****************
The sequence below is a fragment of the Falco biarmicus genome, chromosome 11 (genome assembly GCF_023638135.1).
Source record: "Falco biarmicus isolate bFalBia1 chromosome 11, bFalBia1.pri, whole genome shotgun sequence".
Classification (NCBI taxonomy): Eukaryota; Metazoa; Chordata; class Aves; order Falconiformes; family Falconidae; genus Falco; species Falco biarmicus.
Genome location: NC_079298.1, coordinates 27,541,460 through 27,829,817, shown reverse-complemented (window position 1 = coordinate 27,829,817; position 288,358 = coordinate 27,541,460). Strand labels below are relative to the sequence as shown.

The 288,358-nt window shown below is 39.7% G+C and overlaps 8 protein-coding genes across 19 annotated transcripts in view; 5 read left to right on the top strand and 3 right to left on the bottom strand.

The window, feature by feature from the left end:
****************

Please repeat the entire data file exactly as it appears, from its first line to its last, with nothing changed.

The sequence below is a fragment of the Falco biarmicus genome, chromosome 11 (genome assembly GCF_023638135.1).
Source record: "Falco biarmicus isolate bFalBia1 chromosome 11, bFalBia1.pri, whole genome shotgun sequence".
Classification (NCBI taxonomy): Eukaryota; Metazoa; Chordata; class Aves; order Falconiformes; family Falconidae; genus Falco; species Falco biarmicus.
Genome location: NC_079298.1, coordinates 27,541,460 through 27,829,817, shown reverse-complemented (window position 1 = coordinate 27,829,817; position 288,358 = coordinate 27,541,460). Strand labels below are relative to the sequence as shown.

The 288,358-nt window shown below is 39.7% G+C and overlaps 8 protein-coding genes across 19 annotated transcripts in view; 5 read left to right on the top strand and 3 right to left on the bottom strand.

The window, feature by feature from the left end: